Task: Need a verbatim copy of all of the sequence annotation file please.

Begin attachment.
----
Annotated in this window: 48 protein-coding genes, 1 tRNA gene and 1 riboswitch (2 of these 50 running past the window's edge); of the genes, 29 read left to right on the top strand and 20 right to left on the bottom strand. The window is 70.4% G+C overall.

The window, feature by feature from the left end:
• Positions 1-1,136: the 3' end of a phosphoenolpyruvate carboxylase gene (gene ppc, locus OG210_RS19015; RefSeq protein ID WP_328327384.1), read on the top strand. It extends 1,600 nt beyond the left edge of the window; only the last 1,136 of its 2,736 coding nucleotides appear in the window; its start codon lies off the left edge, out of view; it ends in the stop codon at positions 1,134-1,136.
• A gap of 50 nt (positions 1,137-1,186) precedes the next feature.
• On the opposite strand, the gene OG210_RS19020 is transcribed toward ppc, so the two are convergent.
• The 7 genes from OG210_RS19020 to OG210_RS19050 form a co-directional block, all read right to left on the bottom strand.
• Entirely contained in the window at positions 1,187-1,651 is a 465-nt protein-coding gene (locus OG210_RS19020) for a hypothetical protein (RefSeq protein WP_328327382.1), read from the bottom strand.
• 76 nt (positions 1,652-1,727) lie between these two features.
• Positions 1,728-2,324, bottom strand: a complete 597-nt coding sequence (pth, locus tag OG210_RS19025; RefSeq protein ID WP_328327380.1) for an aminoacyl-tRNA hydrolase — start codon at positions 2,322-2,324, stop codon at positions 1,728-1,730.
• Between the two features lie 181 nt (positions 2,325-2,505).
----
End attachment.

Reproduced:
Annotated in this window: 48 protein-coding genes, 1 tRNA gene and 1 riboswitch (2 of these 50 running past the window's edge); of the genes, 29 read left to right on the top strand and 20 right to left on the bottom strand. The window is 70.4% G+C overall.

The window, feature by feature from the left end:
• Positions 1-1,136: the 3' end of a phosphoenolpyruvate carboxylase gene (gene ppc, locus OG210_RS19015; RefSeq protein ID WP_328327384.1), read on the top strand. It extends 1,600 nt beyond the left edge of the window; only the last 1,136 of its 2,736 coding nucleotides appear in the window; its start codon lies off the left edge, out of view; it ends in the stop codon at positions 1,134-1,136.
• A gap of 50 nt (positions 1,137-1,186) precedes the next feature.
• On the opposite strand, the gene OG210_RS19020 is transcribed toward ppc, so the two are convergent.
• The 7 genes from OG210_RS19020 to OG210_RS19050 form a co-directional block, all read right to left on the bottom strand.
• Entirely contained in the window at positions 1,187-1,651 is a 465-nt protein-coding gene (locus OG210_RS19020) for a hypothetical protein (RefSeq protein WP_328327382.1), read from the bottom strand.
• 76 nt (positions 1,652-1,727) lie between these two features.
• Positions 1,728-2,324, bottom strand: a complete 597-nt coding sequence (pth, locus tag OG210_RS19025; RefSeq protein ID WP_328327380.1) for an aminoacyl-tRNA hydrolase — start codon at positions 2,322-2,324, stop codon at positions 1,728-1,730.
• Between the two features lie 181 nt (positions 2,325-2,505).